A Community Devoted to the Preservation and Practice of Celestial Navigation and Other Methods of Traditional Wayfinding
From: Frank Reed
Date: 2022 Nov 26, 11:29 -0800
Thanks for the link. Quoting from there:
"One set of the system’s sensors are known as star trackers – sensitive cameras that take pictures of the star field around Orion."
The star field around Orion? Wow, that could get confusing! This is what happens when you name your spacecraft after a constellation. Ha ha. :)
The article says:
"By comparing the pictures to its built-in map of stars, the star tracker can determine which way Orion is oriented."
An interesting feature of these off-the-shelf star trackers is that most of them work from an internal star database (and have done so for decades). That is, when they are pointed at a star field, they don't output what they see in terms of apparent x,y coordinates of star images. And they don't output "photos" of what they see. Instead they do the processing on-board the tracker from a built-in database and output the direction they're facing as a pure RA and Dec direction. All they send to the spacecraft's main gudiance computer is that "finished product".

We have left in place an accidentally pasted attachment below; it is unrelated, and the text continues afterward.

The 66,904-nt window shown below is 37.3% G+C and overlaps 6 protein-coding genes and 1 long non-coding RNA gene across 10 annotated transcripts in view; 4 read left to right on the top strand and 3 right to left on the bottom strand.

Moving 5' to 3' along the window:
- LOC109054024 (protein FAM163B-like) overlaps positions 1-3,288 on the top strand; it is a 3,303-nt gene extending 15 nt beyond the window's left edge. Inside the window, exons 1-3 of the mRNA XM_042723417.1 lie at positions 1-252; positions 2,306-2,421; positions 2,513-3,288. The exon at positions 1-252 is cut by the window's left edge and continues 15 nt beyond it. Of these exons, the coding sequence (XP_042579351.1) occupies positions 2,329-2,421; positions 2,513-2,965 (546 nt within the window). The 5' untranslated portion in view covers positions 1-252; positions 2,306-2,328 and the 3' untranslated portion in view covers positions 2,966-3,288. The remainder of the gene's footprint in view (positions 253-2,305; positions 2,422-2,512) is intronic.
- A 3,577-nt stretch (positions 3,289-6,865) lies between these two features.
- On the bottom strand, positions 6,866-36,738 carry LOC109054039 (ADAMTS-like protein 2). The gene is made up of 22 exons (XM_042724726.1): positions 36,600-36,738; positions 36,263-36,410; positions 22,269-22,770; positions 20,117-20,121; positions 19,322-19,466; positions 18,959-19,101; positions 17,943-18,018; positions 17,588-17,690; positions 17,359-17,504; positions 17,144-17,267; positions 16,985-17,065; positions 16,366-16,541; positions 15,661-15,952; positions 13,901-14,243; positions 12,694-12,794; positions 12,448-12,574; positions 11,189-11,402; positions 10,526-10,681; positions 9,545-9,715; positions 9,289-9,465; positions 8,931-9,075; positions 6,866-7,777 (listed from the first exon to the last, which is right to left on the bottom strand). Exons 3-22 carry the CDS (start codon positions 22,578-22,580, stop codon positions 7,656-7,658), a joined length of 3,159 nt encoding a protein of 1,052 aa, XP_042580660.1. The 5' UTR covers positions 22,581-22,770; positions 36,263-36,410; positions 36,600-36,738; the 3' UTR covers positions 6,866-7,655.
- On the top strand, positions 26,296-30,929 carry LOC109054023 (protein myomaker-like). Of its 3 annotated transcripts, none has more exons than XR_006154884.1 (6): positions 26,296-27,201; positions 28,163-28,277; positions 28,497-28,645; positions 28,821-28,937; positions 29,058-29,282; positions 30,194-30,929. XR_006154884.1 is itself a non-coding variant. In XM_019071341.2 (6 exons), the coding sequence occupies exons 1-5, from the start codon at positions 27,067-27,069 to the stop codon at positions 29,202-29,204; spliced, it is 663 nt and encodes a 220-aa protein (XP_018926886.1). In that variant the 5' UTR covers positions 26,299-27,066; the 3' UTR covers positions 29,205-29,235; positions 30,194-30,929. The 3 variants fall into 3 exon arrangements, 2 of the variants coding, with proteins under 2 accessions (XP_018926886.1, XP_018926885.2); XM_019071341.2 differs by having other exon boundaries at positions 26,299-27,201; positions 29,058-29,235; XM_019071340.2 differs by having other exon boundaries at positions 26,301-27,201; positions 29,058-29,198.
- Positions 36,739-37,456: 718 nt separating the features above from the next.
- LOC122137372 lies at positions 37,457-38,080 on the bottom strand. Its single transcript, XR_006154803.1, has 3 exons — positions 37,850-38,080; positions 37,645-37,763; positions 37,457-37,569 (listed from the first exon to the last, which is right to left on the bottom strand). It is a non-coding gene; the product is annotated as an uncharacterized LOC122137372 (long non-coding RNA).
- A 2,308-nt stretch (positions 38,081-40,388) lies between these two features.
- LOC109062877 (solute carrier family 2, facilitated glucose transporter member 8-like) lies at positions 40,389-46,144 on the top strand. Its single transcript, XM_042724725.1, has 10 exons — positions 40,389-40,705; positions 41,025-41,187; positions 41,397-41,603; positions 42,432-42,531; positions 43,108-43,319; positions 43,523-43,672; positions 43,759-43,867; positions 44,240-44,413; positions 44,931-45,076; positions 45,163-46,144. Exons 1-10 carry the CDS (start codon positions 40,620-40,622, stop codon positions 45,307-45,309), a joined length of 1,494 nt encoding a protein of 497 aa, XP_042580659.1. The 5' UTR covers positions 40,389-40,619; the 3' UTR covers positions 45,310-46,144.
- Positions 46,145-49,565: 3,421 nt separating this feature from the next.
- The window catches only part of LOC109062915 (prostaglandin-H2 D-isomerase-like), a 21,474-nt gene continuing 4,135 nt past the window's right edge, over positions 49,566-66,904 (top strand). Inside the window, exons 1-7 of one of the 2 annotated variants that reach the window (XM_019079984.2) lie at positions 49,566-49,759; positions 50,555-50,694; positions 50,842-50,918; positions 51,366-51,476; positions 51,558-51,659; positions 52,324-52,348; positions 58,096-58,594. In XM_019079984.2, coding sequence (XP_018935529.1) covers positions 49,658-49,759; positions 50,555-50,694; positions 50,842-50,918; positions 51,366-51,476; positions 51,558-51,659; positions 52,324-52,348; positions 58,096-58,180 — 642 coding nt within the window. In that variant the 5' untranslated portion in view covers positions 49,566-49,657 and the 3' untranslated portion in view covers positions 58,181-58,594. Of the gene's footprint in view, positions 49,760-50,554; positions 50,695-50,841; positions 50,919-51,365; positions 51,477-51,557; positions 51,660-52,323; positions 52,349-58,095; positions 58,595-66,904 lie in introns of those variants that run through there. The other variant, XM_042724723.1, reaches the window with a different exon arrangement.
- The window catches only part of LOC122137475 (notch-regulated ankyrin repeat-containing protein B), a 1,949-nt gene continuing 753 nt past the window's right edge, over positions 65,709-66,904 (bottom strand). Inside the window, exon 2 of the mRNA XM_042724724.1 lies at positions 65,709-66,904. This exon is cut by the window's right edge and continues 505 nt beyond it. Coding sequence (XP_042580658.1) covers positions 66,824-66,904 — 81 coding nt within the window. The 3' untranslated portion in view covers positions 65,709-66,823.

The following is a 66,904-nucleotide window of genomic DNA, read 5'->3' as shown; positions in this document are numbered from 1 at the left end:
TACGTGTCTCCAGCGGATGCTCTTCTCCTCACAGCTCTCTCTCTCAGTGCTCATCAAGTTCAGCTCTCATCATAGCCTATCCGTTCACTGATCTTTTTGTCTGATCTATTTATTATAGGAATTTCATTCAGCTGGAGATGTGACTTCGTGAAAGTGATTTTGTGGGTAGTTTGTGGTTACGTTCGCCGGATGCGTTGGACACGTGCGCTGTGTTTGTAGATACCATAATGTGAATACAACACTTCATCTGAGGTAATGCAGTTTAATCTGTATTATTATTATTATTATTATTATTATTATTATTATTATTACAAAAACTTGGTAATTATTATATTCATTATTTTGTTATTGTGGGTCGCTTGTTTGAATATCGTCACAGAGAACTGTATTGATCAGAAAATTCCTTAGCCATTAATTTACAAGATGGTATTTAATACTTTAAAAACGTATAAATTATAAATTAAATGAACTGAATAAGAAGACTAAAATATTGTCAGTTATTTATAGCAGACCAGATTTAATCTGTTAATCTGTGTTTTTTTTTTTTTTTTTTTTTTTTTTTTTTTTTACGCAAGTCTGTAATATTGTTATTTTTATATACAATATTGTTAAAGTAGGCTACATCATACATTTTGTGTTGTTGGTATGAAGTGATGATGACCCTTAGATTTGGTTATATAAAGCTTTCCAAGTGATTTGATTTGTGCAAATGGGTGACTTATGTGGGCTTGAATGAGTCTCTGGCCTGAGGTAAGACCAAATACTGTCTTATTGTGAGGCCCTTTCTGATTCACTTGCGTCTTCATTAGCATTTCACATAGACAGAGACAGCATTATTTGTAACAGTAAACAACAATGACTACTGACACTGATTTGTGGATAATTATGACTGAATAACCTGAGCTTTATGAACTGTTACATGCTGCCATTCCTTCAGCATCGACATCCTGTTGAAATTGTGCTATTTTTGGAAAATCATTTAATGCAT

I have to wonder whether there's been any trend away from processing directly on the star tracker. This sort of distributed computing has become less attractive as the cost of general computing has plummeted. The disadvantage of processing on the device itself is that it's not usually possible to tweak the code of the tracker. It "just works", or it doesn't. Apparently this has been an issue on the current mission. The star trackers are misbehaving, and it's believed that this is due to glare. It's always night in space so you can see all the stars... great! But, not so great, it's always brilliant-bright high noon in space at the same time so if any sunlit component is too close to a star tracker it can be blinded. A small modification in code could address this, but can the star trackers be updated? Anyway, they are "working the problem", and it doesn't sound too serious.